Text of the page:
DALLAS -- Four months after being appointed, Texas Treasurer Martha Whitehead has announced she will work to abolish her $79,274-a-year job and her state agency if she wins election to the post in 1994.

"I will have as my number one priority the elimination of this agency as we know it, and I hope to oversee its downsizing and ultimate merger into the state comptroller's office," she said.

Whitehead said she has been examining how to save taxpayer dollars since she began as state treasurer in July, replacing Kay Bailey Hutchison who took over a U.S. Senate post.

"I am convinced that we can save $3 out of every $4 we currently spend -- in any way, shape, or form -- on Treasury operations," Whitehead said in a statement made Monday. She said she could not provide a precise figure on the savings from abolishing the state Treasury.

The agency now has an annual budget of $11 million and employs 260 workers. But, Whitehead said, "I think the state of Texas is at a point where we can operate a high-yield investment system and a cash management function without the tax burden of an entire state agency to go along with it."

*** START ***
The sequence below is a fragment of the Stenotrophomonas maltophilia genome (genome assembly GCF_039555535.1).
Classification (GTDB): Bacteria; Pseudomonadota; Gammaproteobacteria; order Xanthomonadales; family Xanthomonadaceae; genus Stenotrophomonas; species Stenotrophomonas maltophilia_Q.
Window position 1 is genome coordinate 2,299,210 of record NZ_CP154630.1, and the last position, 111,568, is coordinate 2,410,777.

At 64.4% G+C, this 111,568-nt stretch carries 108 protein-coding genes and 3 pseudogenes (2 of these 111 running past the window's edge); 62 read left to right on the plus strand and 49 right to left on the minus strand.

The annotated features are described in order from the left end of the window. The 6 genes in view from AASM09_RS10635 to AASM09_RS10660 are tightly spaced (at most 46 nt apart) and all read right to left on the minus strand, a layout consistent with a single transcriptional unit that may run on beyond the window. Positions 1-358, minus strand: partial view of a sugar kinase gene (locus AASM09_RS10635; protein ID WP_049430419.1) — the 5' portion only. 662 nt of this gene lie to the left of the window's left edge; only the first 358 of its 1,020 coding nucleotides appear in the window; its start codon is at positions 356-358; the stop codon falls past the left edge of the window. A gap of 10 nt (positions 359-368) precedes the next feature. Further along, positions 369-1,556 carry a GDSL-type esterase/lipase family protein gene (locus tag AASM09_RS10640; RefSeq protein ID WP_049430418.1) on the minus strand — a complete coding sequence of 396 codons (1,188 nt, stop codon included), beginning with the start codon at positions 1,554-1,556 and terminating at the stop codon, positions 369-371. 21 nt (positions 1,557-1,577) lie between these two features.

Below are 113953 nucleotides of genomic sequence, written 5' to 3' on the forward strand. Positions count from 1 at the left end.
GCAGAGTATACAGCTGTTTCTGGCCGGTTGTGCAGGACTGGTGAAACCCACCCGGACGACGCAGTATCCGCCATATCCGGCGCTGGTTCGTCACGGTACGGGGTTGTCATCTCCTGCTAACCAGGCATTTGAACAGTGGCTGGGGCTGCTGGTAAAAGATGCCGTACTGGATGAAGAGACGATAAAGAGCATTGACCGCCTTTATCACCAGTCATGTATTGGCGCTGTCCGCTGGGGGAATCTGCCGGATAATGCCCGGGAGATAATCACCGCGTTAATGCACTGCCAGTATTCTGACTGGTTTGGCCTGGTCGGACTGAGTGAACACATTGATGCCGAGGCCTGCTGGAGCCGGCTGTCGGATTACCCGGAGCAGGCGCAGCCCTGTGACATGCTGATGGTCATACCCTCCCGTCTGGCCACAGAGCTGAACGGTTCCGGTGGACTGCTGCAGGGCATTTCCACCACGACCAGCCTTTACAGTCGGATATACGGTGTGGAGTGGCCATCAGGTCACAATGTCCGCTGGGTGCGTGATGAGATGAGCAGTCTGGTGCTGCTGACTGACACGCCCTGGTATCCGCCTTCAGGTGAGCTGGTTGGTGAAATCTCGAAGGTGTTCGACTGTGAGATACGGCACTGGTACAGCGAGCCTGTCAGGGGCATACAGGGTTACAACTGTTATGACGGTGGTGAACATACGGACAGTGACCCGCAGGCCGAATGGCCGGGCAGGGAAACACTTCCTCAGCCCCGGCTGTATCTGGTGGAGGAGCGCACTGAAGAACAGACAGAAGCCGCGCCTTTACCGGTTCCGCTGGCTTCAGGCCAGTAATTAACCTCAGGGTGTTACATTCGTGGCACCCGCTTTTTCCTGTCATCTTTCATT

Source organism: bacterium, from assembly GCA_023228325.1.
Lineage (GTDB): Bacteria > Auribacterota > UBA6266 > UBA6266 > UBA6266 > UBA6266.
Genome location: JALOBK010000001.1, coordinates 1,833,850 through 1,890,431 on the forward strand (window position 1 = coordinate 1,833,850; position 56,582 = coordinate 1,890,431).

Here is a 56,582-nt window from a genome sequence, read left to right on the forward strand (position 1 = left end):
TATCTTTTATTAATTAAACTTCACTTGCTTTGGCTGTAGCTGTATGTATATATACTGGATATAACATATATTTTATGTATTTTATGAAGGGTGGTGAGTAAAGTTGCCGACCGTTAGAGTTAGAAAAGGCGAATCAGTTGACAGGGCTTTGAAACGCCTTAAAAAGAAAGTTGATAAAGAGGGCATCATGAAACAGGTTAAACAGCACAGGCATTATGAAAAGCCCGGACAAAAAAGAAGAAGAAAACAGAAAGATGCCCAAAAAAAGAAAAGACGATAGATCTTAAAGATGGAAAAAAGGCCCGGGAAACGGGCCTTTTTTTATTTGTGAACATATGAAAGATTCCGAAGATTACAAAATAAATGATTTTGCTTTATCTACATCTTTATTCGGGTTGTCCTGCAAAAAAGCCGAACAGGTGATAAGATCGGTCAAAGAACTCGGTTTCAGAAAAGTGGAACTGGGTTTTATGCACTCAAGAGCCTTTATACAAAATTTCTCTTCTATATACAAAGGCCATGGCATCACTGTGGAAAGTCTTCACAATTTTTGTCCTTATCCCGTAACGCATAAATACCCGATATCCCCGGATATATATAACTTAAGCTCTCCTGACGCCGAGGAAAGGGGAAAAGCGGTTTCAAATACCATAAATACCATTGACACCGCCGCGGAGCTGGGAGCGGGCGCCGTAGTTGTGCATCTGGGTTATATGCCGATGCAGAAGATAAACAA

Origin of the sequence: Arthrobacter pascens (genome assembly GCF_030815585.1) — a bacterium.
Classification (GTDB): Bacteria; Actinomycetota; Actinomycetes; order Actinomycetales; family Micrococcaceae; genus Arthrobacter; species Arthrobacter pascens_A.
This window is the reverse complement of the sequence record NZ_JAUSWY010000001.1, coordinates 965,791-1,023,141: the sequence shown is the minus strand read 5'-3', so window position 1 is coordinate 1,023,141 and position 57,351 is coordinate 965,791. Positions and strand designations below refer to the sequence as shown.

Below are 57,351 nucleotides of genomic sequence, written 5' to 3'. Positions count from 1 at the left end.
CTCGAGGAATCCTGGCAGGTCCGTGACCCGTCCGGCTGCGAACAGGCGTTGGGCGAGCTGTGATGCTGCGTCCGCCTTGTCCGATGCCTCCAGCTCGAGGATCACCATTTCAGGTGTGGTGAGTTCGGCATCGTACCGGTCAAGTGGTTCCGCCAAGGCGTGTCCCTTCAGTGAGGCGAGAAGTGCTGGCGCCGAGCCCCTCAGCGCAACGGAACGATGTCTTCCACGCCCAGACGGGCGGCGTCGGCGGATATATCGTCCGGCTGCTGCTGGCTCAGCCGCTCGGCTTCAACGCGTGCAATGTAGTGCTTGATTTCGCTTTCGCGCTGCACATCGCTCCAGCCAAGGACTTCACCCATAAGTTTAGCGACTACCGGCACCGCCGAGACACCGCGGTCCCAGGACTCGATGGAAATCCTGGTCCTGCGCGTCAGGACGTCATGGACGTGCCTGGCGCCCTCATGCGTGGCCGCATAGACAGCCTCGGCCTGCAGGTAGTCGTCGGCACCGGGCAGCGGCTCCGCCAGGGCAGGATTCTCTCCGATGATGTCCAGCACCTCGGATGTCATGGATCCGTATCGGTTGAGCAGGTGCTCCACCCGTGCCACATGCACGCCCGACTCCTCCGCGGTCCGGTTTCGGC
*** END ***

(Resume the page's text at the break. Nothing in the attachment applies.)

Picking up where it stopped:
If elected, she said she would draft a bill and support state legislation to do away with the state Treasury. She also would push for voter approval o a constitutional amendment, which is required to abolish the agency.

Texas Gov. Ann Richards, who appointed Whitehead, applauded the treasurer's position and called it a culmination of programs and discussions that began 10 years ago when Richards herself was state treasurer.

"For example, many of the Treasury functions are now automated," Richards said in a prepared statement. In addition, she said, "Through an extensive overhaul of the agency, we eliminated and consolidated functions so that the interaction with the comptroller's office was expedited."

Richards said the necessary checks and balances between the agencies could be maintained. "This action is another step forward in making government do more with less," the governor said.

But critics have said it takes away some of the state's financial safeguards.

"Separation of power is a check and balance to protect the integrity of the state system of managing money," Karen Hughes, executive director of the Texas Republican Party, was quoted as saying in a Dallas newspaper.

And Hutchison said she doubted the proposal would save taxpayer money.

The Texas treasurer oversees the state's cash and securities, and helps to locate owners of unclaimed property. It handles $16 billion in investments for state funds and collects taxes on cigarettes and tobacco.

While essential Treasury functions would be shifted to the comptroller's office under the plan, Treasury spokesman Monte Williams said some duplicated services and staff members could be eliminated. For example, support staff could be consolidated and one state building freed up, he said.

Whitehead said she feels the consolidation is the right move. "I think the people of this state are desperate to see this kind of thing actually happen," she said, "so that's what I'm going to do."

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